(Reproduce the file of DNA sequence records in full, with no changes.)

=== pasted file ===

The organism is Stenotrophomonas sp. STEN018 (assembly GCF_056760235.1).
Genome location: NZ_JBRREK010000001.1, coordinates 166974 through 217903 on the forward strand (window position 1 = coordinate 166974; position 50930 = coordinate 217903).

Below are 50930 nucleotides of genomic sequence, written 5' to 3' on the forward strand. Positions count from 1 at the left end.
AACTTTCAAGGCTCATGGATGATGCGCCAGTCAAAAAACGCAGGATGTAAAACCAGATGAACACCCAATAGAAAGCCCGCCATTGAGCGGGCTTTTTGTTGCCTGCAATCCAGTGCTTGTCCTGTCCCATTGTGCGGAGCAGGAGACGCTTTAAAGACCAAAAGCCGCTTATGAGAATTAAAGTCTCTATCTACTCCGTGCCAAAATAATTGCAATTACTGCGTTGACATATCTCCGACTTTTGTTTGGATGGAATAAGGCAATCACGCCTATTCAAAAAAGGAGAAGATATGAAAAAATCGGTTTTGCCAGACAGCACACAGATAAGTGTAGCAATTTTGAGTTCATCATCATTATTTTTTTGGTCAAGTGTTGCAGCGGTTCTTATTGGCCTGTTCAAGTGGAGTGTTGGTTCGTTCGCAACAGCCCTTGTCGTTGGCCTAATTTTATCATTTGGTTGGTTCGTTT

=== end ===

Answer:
The organism is Stenotrophomonas sp. STEN018 (assembly GCF_056760235.1).
Genome location: NZ_JBRREK010000001.1, coordinates 166974 through 217903 on the forward strand (window position 1 = coordinate 166974; position 50930 = coordinate 217903).

Below are 50930 nucleotides of genomic sequence, written 5' to 3' on the forward strand. Positions count from 1 at the left end.
AACTTTCAAGGCTCATGGATGATGCGCCAGTCAAAAAACGCAGGATGTAAAACCAGATGAACACCCAATAGAAAGCCCGCCATTGAGCGGGCTTTTTGTTGCCTGCAATCCAGTGCTTGTCCTGTCCCATTGTGCGGAGCAGGAGACGCTTTAAAGACCAAAAGCCGCTTATGAGAATTAAAGTCTCTATCTACTCCGTGCCAAAATAATTGCAATTACTGCGTTGACATATCTCCGACTTTTGTTTGGATGGAATAAGGCAATCACGCCTATTCAAAAAAGGAGAAGATATGAAAAAATCGGTTTTGCCAGACAGCACACAGATAAGTGTAGCAATTTTGAGTTCATCATCATTATTTTTTTGGTCAAGTGTTGCAGCGGTTCTTATTGGCCTGTTCAAGTGGAGTGTTGGTTCGTTCGCAACAGCCCTTGTCGTTGGCCTAATTTTATCATTTGGTTGGTTCGTTT